How Investment Plans Work
by: John Mussi
More people are choosing investment plans than ever before. With the rising cost of living and the growing insecurity about the availability of many retirement funds, many individuals are looking to investment plans to begin a nest egg or to make some additional money via investment without having to spend a lot of time purchasing stocks and bonds.
Investment plans allow individuals to simply purchase a specific amount of stocks, bonds, or indices on a regular repeating basis, cutting out a large part of the hassle while allowing for some of the main advantages of investment.
If you've been considering an investment plan but aren't completely sure what they might entail, the following information might help you to decide whether or not an investment plan is the right investment option for you.
The Mechanics of an Investment Plan
Basically, an investment plan is a method of making multiple investments over time at regular set intervals. The funds for the investment are taken from a cheque, savings, or money market account automatically, and are used to purchase stocks or bonds that you have decided upon beforehand. In most cases you can change the amount, frequency, or purchased stocks or bonds of the automatic investments at any time, though depending upon the broker through whom you're doing the investments you may be subject to fees or penalties especially if changing details relatively close to the next investment date. Most online investment firms offer investment plans that you can change at any time free of charge.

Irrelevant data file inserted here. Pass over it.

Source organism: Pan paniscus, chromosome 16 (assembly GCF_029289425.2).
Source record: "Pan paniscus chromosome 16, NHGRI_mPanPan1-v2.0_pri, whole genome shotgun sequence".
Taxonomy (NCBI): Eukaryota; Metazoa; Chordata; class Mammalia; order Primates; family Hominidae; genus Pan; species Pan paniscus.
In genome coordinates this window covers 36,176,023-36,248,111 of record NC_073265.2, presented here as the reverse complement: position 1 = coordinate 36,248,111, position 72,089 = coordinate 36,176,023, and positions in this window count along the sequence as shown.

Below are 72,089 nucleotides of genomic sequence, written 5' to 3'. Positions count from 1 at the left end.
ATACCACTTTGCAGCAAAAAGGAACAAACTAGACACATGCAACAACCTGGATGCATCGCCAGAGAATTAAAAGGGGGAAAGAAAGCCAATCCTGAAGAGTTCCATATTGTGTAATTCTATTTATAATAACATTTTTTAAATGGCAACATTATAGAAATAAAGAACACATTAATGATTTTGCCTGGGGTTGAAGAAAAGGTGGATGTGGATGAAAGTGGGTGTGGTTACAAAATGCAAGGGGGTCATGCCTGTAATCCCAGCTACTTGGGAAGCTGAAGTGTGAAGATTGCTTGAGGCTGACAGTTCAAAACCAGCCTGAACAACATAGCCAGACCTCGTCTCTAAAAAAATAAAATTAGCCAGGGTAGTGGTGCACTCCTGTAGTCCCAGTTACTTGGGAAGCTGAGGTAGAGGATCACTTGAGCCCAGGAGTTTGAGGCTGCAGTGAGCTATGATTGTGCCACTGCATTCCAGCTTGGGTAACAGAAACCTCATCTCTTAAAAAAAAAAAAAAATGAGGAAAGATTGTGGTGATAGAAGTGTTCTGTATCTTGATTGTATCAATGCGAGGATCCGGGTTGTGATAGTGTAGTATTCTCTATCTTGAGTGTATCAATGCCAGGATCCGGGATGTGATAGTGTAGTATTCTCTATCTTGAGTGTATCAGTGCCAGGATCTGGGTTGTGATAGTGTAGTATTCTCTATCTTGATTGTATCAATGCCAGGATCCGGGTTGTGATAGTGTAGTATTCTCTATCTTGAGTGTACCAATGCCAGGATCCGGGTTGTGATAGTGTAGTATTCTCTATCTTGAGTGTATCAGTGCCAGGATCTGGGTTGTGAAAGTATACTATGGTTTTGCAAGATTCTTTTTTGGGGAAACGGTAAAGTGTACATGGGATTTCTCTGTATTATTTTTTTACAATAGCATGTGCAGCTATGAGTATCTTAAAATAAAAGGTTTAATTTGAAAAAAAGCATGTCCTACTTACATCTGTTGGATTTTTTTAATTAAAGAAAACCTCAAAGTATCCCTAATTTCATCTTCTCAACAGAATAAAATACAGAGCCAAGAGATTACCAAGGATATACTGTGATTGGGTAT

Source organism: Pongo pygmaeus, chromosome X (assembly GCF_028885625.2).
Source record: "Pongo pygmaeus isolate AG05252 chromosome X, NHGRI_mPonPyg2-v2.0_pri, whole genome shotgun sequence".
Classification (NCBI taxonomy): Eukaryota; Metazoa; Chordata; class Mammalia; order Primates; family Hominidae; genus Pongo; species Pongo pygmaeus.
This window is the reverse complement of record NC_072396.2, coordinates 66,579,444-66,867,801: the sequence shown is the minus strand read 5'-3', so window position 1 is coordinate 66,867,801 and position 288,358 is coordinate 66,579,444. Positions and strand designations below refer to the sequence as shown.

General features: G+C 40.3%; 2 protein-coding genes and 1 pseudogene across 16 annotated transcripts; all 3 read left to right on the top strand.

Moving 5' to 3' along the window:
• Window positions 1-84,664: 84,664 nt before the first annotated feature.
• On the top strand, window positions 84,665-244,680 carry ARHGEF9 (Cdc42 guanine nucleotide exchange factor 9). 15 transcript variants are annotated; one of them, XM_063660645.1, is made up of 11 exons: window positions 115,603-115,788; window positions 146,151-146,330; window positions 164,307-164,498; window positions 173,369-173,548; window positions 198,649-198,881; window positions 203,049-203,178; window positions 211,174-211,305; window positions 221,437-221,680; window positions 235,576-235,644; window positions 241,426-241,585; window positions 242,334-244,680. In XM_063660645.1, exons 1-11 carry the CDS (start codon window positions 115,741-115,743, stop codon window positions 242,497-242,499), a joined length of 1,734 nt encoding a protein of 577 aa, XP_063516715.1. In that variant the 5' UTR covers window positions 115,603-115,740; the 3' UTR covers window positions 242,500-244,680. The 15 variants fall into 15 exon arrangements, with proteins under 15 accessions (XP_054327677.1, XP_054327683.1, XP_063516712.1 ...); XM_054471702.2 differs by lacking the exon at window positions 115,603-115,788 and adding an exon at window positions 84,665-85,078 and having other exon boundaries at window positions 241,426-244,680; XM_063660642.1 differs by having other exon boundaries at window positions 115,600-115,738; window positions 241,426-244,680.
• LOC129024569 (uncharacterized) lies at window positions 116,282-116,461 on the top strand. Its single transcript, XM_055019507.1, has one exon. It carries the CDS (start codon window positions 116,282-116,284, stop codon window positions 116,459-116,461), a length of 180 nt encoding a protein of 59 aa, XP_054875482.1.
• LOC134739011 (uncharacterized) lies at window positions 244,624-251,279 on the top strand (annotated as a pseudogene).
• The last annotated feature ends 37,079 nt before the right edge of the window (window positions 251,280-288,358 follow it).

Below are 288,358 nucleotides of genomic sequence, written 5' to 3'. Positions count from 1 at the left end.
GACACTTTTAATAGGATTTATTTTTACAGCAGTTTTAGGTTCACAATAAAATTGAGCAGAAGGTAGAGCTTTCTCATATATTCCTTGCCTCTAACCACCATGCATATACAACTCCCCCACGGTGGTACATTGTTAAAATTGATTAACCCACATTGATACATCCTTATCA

Deciding How Much to Invest
When deciding how much to invest each cycle with an investment plan, you should take care not to overextend your funds and bring yourself up short. Make sure that the amount that you choose is available and that you'll have it to spare each time your investment comes up… it can be difficult to plan for events in the future, and just because you have a surplus now doesn't mean that you won't find money running tight a few investment cycles from now.
If you feel that you're reaching a point where you won't be able to afford your regular investment, go ahead and reduce the investment amount or put a hold on the next scheduled investment… better to put less in than short yourself afterwards.
Choosing What to Invest In
Making the decision of which stocks and bonds to invest in can take some time, but it's worth it… this is your money that you're dealing with, and you shouldn't invest it without putting some thought and research into your decisions. Find stocks or bonds that have performed well over time, and that are likely to continue doing so… they may be expensive at times, but you aren't making your total investment all at once so it doesn't matter as much.
Don't be afraid to add new stocks or bonds to your plan later, either… this can help to diversify your portfolio.
Deciding On an Investment Interval
You also need to decide how often you wish to make your investments… this will largely depend upon the cycle of your paycheques and your monthly bills and expenses. You may decide to invest once per month, after everything has been paid, or you might want to invest a little from every paycheque.
The more often you invest, the lower the amount of each investment can be… after all, two or four small investments per month might end up purchasing more than one larger one.
Decide on what works best for your lifestyle, and modify it as needed later if it doesn't seem to work out for you.
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